The Diaspora Pavilion at the Palazzo Pisani a Santa Marina, curated by the International Curators Forum partnered by the University of the Arts London (ULA), challenges the concept of the national pavilion and is an exciting addition to the Biennale. 19 racially and culturally diverse British-based artists form a group exhibition to engage with the complex theme of diasporic experience in this exciting body of new work. The centre of the ground floor space is occupied by Hew Locke’s small colourful flotilla of model boats. Entitled On the Tethys Sea, this installation is symbolic of escape, safety and danger. Yinka Shonibare MBE showcases too, with a work called British Library (2017). In this room lined with books, each volume is covered in his signature batik fabric and embossed on the spine in gold with the name of an immigrant to the UK. 3rd Dimension was particularly intrigued by Sokari Douglas Camp’s All the World is now Richer, six steel sculptures representing the successive stages of the history of slavery travelling on a boat on the Grand Canal (fig.4). This work has inspired a film commissioned for the Diaspora Pavilion, which brings these figures and their history into dialogue with the current migrant crisis. The Pavilion also included some interesting emerging talents such as Larry Achiampong and Paul Maheke.
The Finnish Pavilion also caught 3rd Dimension’s eye with The Aalto Natives, a collaborative work between Nathaniel Mellors and Erkka Nissinen. This dramatic and playful installation asks important questions about human existence and culture in a most engaging way.
And It’s Show Time!
Don’t miss the Student Summer Show 2017 season. There is lots of exciting contemporary art and a generation of new talent to spot. Here are our top tips for students to follow so far, doubtless others will also attract our attention over the next few weeks.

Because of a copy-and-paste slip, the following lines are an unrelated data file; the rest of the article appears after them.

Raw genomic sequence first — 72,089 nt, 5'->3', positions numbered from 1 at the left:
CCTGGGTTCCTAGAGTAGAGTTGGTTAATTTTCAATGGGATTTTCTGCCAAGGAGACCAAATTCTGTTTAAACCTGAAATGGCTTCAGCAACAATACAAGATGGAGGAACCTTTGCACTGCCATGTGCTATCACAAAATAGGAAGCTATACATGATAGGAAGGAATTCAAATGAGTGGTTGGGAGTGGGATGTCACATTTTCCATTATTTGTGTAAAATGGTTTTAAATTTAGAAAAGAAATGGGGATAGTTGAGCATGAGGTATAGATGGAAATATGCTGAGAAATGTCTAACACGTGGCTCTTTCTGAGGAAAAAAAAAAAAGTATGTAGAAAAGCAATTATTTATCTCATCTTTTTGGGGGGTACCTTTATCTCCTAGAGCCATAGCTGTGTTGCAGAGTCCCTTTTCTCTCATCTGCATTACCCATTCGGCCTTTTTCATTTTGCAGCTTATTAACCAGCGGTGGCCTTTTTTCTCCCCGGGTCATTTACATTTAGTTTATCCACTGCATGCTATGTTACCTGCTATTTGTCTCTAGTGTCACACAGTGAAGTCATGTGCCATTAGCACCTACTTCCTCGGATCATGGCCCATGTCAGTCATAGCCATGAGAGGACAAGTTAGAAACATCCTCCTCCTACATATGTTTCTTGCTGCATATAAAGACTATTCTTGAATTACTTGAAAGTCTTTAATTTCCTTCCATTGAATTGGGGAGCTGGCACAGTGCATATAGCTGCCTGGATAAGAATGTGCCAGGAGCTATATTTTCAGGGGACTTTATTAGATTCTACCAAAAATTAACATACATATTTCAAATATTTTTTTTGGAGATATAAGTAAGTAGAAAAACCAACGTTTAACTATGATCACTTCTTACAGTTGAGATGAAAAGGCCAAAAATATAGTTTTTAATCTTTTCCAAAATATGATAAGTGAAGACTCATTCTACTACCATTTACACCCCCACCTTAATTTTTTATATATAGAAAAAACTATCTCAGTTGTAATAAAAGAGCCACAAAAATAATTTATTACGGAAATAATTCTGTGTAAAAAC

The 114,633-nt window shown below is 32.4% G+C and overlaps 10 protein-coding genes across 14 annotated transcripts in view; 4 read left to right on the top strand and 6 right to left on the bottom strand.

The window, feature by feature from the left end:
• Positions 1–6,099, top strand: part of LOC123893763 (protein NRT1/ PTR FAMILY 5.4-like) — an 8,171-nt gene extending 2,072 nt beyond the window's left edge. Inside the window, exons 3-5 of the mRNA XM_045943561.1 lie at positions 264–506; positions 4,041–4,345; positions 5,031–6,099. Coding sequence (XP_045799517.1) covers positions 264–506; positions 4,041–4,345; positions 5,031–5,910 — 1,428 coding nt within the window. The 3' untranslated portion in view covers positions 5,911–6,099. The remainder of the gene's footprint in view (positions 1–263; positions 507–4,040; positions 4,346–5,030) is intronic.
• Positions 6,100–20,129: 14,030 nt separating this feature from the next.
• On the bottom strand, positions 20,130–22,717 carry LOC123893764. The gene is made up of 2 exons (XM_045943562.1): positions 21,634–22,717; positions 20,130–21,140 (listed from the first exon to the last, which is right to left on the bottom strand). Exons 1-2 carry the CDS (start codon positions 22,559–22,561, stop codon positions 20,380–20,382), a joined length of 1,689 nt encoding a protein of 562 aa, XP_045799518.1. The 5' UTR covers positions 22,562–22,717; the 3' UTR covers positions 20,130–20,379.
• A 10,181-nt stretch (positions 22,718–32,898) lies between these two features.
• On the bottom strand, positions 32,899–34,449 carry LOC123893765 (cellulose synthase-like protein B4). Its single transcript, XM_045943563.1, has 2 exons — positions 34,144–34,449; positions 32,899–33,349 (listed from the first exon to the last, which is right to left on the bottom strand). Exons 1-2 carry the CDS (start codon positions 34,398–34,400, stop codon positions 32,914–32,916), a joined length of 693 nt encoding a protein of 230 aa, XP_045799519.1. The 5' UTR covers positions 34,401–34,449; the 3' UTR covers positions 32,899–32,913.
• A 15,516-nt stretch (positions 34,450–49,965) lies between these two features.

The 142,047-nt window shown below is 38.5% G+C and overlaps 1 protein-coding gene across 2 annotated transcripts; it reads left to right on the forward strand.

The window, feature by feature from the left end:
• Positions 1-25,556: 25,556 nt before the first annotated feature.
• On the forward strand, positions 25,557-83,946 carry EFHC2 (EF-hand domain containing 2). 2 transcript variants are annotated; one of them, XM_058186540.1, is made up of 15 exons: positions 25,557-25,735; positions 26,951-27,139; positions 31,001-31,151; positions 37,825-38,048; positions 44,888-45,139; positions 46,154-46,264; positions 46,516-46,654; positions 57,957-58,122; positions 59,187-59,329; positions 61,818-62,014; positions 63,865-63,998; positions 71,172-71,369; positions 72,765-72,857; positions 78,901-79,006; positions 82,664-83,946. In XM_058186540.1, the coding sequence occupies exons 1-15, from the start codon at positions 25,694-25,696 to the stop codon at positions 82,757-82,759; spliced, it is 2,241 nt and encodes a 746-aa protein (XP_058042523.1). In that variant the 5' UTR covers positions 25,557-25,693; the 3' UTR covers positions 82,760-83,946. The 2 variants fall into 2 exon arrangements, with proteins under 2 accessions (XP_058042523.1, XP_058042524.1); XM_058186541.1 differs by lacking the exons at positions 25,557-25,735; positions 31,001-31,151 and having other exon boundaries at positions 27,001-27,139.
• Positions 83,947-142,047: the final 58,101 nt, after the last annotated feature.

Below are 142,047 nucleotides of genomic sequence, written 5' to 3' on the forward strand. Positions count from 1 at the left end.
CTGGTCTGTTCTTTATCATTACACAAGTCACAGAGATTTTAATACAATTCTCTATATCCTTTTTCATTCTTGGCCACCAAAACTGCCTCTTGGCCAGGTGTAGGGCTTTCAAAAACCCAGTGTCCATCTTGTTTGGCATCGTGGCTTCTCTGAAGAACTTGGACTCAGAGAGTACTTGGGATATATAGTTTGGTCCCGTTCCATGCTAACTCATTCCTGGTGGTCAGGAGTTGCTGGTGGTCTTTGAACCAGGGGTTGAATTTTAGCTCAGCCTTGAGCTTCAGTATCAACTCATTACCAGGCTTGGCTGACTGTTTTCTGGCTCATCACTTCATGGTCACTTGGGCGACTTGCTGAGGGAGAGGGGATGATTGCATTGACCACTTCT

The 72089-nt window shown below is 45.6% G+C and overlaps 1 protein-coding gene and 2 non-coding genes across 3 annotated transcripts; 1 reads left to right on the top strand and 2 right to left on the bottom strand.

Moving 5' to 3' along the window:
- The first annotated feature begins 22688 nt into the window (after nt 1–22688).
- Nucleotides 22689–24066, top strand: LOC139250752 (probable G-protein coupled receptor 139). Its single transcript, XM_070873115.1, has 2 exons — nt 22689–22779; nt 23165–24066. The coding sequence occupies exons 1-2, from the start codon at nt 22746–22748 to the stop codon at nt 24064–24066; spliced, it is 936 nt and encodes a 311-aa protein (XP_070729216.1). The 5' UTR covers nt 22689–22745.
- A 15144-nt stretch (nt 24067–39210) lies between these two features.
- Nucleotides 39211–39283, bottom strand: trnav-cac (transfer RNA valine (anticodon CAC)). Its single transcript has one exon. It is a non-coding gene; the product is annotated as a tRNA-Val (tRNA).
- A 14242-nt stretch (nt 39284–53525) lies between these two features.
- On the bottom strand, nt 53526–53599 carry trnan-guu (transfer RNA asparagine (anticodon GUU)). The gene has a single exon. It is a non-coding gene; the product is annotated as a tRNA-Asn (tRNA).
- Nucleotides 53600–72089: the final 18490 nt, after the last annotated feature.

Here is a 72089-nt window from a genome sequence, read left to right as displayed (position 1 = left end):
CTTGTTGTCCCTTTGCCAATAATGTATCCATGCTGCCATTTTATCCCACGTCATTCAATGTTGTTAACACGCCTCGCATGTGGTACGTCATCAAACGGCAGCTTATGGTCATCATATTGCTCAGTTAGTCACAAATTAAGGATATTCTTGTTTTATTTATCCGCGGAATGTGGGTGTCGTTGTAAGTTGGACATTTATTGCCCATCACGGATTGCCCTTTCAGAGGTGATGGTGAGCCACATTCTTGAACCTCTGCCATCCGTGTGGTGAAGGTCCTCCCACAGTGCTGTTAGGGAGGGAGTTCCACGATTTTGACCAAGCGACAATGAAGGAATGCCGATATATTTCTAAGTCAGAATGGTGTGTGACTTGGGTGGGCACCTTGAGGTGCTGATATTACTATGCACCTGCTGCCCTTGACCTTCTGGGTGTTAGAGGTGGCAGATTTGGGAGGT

The Slade’s BA/BFA Show took place in May. 3rd Dimension was intrigued by Kerrie Addy’s The Human Predator, where her business men ‘creatures’ welcomed the viewer into their humorous, but disturbing, psychologically charged atmosphere (fig.5). We were also impressed by the lyricism of Ruby Wallace, colour statements from Will Spratley, welded flowers from Yulia Iosilzon and Joe Highton’s confident variety of materials. Other highlights included Ernie Wang’s exquisite ceramics and the distinctive visionary dream-scapes of Kevin Brennan and Jerusha West.
Central St. Martins Degree Show One also took place in May. Here 3rd Dimension was struck by the the beautiful patina on Kirstin Barnes’ fountain, a towering viscous stalagmite from Jack Marder and the playful imagery of Wes Gilpin. We were absorbed by the durational performance of Simona Sarafudinova entombed in a black tower, Yoanna Bochowski’s fractured forms (fig.6), and the inventiveness of James Tailor, winner of Helen Scott Lidgett Studio Award at Acme. Olwyn Carroll’s dark perversity lingered in the mind long afterwards.
At City and Guilds Foundation Show, 3rd Dimension was impressed by Lea Rose-Kara’s commanding form which dominated the enclosed space, and compelling work from Jean Watt and Anna Bogomolva. Camberwell College of Art’s Foundation Show also featured emerging talents such as Isabel Carpenter, Alice Bee and Eva Titherington. While at Worcester University’s BA Fine Art Show the work of Robin Woodward and Stefan Higgs caught our attention.